Perhaps you've heard the story. Frank Warren, an American businessman who was visiting Paris, awoke from a vivid dream.
In the dream he saw three postcards laden with a meaning he couldn't quite decipher. Warren is a best-selling author of six "PostSecret" books, the name of the project that grew out of that dream and changed his life. To date, more than a million strangers have sent postcards to his Germantown, Md., home. Another 700 million have visited a PostSecret blog and Facebook page. Their messages can be dark or tender, disturbing or uplifting.
On Saturday, three actors at the David A. Straz Jr. Center for the Performing Arts will act out some of those untold confessions, a multi-media theatrical presentation, PostSecret: The Show. It's the latest in Warren's attempt to maximize a sense of intimacy in a world increasingly defined by reactionary trolls.
"Secrets are not walls," Warren, 52, said in a phone interview. "They are bridges that connect us with others and our deepest selves."
An experience his childhood in Springfield, Ill., foreshadowed his viral fame. When he was about 10, his mother gave him three postcards to take with him to summer camp. Warren forgot to send updates home. But the day before he left, he addressed the cards to himself and sent them home.
When they arrived a few days later, he said, "I had this epiphany. Was I the same person who had mailed those postcards as who received them? My past self had mailed them to my future self."
He doesn't remember what the cards said. After his dream more than a decade ago, Warren bought three postcards in Paris. He addressed them to himself and distributed them to strangers. All he asked were that they truthfully share something they had not disclosed to anyone else.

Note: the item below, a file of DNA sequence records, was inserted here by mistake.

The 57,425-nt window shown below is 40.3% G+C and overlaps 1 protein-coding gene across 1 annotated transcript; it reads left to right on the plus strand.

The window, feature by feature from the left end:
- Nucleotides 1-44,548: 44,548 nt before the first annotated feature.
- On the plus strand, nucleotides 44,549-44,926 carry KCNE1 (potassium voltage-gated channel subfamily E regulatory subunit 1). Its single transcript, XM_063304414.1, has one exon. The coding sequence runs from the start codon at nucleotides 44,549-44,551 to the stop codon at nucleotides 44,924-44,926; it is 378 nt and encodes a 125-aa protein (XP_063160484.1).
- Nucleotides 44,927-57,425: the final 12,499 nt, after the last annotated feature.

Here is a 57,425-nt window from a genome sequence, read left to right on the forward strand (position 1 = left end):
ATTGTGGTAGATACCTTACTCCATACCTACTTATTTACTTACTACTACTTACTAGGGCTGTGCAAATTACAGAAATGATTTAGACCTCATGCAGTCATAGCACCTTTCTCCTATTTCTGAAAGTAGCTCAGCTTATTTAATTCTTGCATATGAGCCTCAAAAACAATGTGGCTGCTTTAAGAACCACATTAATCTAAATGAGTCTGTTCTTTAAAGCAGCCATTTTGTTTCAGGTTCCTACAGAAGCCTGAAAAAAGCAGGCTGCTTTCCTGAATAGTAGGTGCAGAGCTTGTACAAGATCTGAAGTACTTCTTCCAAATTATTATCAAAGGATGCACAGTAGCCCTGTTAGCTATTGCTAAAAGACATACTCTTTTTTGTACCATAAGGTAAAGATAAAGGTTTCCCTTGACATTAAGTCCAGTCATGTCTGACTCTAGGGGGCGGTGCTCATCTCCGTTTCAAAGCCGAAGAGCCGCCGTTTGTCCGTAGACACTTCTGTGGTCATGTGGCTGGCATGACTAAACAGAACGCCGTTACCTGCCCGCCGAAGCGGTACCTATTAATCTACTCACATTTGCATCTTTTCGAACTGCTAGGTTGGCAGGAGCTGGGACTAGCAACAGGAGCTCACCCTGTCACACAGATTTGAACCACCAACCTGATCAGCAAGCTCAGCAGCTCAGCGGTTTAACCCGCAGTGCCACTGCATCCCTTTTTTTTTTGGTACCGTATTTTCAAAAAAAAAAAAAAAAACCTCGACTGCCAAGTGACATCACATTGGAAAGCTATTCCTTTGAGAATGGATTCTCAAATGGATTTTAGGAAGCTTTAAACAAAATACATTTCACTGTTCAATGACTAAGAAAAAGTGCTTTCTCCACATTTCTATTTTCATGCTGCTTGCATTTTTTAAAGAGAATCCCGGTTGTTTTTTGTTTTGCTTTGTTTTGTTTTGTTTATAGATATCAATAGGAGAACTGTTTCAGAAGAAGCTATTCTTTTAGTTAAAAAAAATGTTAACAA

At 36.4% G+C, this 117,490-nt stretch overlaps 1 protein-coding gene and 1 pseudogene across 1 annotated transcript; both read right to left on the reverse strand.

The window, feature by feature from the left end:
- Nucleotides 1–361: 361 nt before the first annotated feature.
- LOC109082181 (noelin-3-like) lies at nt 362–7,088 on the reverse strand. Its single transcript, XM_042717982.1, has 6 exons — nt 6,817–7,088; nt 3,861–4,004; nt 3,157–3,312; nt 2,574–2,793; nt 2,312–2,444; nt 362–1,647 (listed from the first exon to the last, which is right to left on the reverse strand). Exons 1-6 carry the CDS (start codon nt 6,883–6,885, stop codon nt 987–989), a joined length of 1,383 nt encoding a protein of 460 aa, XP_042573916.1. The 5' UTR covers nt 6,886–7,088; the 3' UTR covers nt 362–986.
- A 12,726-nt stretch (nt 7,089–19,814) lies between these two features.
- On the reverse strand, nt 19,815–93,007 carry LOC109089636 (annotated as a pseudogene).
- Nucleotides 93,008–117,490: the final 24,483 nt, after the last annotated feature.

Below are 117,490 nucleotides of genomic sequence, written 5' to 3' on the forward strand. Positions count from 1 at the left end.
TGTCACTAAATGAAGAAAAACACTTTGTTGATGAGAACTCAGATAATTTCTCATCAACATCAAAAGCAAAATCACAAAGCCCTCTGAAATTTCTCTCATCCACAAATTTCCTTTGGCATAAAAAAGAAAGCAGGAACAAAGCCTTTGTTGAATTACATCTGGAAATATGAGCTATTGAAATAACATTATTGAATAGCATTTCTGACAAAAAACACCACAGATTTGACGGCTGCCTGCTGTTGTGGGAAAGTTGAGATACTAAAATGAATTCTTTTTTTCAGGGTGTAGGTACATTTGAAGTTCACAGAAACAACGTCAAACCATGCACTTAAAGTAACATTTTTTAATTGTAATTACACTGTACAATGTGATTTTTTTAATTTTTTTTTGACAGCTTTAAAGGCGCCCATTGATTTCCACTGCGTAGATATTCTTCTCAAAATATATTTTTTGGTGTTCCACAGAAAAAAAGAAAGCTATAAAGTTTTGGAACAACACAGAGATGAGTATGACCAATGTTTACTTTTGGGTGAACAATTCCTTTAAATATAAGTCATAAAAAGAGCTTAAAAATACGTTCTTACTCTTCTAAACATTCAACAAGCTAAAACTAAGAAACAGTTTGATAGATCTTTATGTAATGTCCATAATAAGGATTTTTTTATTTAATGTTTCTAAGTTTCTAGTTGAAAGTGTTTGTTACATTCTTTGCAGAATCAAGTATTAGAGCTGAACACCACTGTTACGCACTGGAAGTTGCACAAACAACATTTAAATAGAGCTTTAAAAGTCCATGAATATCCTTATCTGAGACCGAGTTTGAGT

Strangers complied, so he passed out more cards. And more.
In the mid-2000s, Warren founded PostSecret, a community art project. The outpouring has produced art projects, TED talks and best-selling books. Despite preceding popular sites such as Yik Yak and Whisper, which also encourage confession, Warren has accepted no money from advertisers. In 2011 he launched a mobile PostSecret app that quickly became the top seller in North America.
He took it down three months later. The volume of people sharing intimate details of their lives meant it was impossible to monitor the web traffic, which became dominated by a "small but dedicated group of abusers," Warren said.
Warren said he sees his role as similar to that of a priest. He has never contacted law enforcement over what people have said, though they have reached out to him, such as one case in which someone confessed to murder. The post turned out to be a prank.
Today Warren lives in Sacramento, Calif., with his wife and 21-year-old daughter. He maintains the Maryland home, which is still the mailing address of all those postcards.
The first few years after PostSecret became an international phenomenon, Warren used to answer questions such as, "What's the freakiest secret anyone ever mailed to you?"
When he hears that question, he said, "I think, 'You never ask me what is the sweetest or the most romantic secret I have gotten.'
"I don't want to people to feel judged in any way," he added.
PostSecret: The Show will feature art and moving text from cards received, and include material previously banned as too sensitive.
There remain three postcards Warren refuses to read — the ones he wrote to himself in summer camp. The cards from his fourth-grade self stand in a sealed mason jar at home.
"I really like not knowing what the messages are," he said.
Contact Andrew Meacham at email@example.com or (727) 892-2248. Follow @torch437.